Stencil graffiti featuring Ai Weiwei, a Chinese contemporary artist and outspoken human rights activist who was arrested by the Chinese authorities in 2011 and held for three months. Since his release, Weiwei is prohibited from traveling abroad, engaging in public speech, and is subjected to continued government surveillance. (Soho, NYC)
The performery is re-creating the nostalgia of the pre-electric past with his imitation of an old fashioned music box. Video by dvarga1984
Today The Villager (read article here) reported on the meeting that was held in New York on the new park rules governing street culture and in particular performing.
The City of New York like so many government entities when faced with a situation where their lazy one size inclinations are wholly inadequate to handle the situation with alacrity choose ambiguity which allows any bureaucrat for any reason (political or otherwise), to interpret the law as they see fit, taking self governance out of the hands of the people.
When it comes to a subject like street culture, it should be obvious that the rules for one park, ie Washington Square Park, may need to be different from the rules for another park. By the same token, the rules for one neighborhood, ie Times Square may need to be different from other areas. In fact one part of a neighborhood may need a rule for one block that is different from the rule two blocks away. For instance in an area that has a thriving nightlife in one spot and down the street it is primarily residential, noise must be a consideration. You won’t mind noise late at night in one place but want it over by 8pm in the other.
Washington Square Park is a prime case in point when it comes to parks. Since it is known the world over as a place to see performers and art, it is wholly in keeping with the tradition of the place to have a major presence of creativity. Other parks perhaps not so much. Also, the ambiguity of the present arrangement further creates the danger of constituting a real threat on the rights of free speech. For instance will one busker singing songs in a totally accomplished manner with words like, Bloomberg is a control freak and his policies are weak, get escorted out of the park while a busker singing New York New York out of tune at the top of their lungs gets a pass? It’s hard to tell whether it would happen at all and hard to prove it was political if it did happen but it would be considered a possible motive and puts into question the intent of the entire law.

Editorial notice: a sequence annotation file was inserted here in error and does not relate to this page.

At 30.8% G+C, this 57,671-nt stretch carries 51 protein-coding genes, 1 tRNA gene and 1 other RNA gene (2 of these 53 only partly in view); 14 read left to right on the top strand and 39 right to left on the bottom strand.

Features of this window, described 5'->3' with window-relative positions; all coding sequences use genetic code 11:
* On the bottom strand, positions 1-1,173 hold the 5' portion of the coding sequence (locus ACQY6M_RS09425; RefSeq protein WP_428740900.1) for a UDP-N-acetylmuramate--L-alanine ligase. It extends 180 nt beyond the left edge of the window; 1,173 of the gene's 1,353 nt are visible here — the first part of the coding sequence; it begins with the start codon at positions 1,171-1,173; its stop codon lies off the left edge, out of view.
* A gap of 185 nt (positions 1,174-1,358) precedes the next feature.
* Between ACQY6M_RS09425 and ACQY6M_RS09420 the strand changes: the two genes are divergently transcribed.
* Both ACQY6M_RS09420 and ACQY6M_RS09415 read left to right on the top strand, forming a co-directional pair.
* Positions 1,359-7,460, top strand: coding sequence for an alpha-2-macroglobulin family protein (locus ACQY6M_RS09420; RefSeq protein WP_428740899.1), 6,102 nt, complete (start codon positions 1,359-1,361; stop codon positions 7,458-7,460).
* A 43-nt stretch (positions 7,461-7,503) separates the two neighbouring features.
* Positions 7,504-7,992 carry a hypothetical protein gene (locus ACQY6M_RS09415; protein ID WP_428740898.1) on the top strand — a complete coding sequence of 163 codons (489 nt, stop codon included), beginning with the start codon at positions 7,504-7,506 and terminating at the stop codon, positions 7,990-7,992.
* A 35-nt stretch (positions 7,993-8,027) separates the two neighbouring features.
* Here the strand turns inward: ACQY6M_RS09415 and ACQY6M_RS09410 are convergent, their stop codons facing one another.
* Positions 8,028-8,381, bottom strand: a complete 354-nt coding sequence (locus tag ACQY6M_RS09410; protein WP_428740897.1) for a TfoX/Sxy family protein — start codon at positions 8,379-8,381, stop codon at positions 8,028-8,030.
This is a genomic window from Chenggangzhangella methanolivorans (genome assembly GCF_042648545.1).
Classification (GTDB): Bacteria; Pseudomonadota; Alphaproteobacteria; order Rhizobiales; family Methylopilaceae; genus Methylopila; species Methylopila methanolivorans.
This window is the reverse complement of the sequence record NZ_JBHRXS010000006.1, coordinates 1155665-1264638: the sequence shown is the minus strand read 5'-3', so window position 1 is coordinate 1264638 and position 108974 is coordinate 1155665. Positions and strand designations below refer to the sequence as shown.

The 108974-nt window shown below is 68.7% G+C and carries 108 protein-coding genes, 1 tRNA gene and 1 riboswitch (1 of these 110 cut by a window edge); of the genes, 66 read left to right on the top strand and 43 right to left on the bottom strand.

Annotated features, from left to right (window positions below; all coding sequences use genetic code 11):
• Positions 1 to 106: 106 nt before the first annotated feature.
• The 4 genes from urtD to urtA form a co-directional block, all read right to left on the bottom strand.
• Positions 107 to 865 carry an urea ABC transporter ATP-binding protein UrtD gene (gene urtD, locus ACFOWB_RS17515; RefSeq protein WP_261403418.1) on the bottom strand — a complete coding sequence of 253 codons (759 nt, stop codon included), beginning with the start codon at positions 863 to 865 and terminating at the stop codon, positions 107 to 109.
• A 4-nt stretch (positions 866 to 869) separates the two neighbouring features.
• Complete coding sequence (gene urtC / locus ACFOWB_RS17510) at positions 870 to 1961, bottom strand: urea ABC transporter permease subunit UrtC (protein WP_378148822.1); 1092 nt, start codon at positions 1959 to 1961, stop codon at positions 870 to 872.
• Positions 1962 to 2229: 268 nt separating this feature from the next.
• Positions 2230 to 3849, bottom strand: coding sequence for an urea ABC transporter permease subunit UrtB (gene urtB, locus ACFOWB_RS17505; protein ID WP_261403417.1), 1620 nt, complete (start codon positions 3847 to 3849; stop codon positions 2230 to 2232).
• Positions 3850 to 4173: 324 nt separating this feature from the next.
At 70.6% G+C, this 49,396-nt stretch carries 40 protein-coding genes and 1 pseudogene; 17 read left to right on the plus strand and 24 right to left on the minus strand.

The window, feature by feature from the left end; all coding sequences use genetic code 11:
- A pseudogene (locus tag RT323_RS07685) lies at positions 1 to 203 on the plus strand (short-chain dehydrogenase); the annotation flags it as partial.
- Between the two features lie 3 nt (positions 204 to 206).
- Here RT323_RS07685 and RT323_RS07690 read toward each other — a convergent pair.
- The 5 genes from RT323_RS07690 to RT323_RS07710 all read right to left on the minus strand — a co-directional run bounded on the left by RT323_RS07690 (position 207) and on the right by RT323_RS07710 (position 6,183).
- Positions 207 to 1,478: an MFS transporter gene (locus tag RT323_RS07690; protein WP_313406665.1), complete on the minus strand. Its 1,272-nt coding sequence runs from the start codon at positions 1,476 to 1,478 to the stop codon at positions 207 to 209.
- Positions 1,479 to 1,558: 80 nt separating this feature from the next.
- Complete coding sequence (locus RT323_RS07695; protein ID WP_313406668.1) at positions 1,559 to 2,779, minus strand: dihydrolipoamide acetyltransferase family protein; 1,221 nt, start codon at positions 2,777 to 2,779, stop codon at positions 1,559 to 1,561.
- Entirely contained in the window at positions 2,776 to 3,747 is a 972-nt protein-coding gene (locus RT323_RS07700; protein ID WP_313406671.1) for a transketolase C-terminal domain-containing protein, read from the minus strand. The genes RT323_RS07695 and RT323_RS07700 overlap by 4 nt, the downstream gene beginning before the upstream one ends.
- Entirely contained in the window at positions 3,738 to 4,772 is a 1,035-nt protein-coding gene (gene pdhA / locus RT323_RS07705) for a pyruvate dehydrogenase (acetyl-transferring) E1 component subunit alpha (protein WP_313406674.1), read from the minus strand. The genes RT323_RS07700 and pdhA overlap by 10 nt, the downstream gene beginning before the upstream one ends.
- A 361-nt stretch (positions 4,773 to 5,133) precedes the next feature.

Perhaps community groups that surround the parks need to get together and meet and draw up recommendations for their park to submit to the City Council. The same for neighborhoods in general as well.One thing is for sure, free creative expression is the bulwark of a free people and street culture is where the rubber meets the road.
Most of the time when you hear someone performing a great piece of music in the New Your subway there is hustle and there is bustle all around but when Mr. Buble stepped off the train at the 66th St station and sang a song with Naturally 7, even the trains seemed to stop as the usually noisy station listened on to a flawless performance.
The flawless a capella version of Jurassic 5 classic Who’s Lovin’ You, taken from Michael’s new album was a welcome diversion to the busy daily affairs of all those fortunate enough to be present at the impromptu event. Well not exactly impromptu as all the available press was alerted and the cameras were there to record the whole scene for publicity sake.
He is quoted in The Sun as saying, “You see some of the greatest musicians in the world come down here and play. Out of all the press I had to do, out of everything that I’m gonna do – Europe and America – this was the thing I was most excited about.”
Renaissance Street Singers performed and accepted no donations recently in the Grand Central Terminal in New York City. Under the direction of conductor John Hetland the group performed a cappella to the passersby. The Metropolitan Transportation Authority granted the group a permit as part of the Music Under New York program so New York residents and visitors can look forward to hearing them on a regular basis.
#Subway #NYC Battle pt2
Passengers on the New York Subway got an unexpected entertainment package to go along with their commute as to sax players engaged in a musical confrontation and attempted to out play each other and then jam in unison to the song “Billie Jean”
The results were spirited and spontaneous Another example of the kind of experience that is only possible when street perforers play.
The name of one performer is Sapphire Adizes
A video in two parts by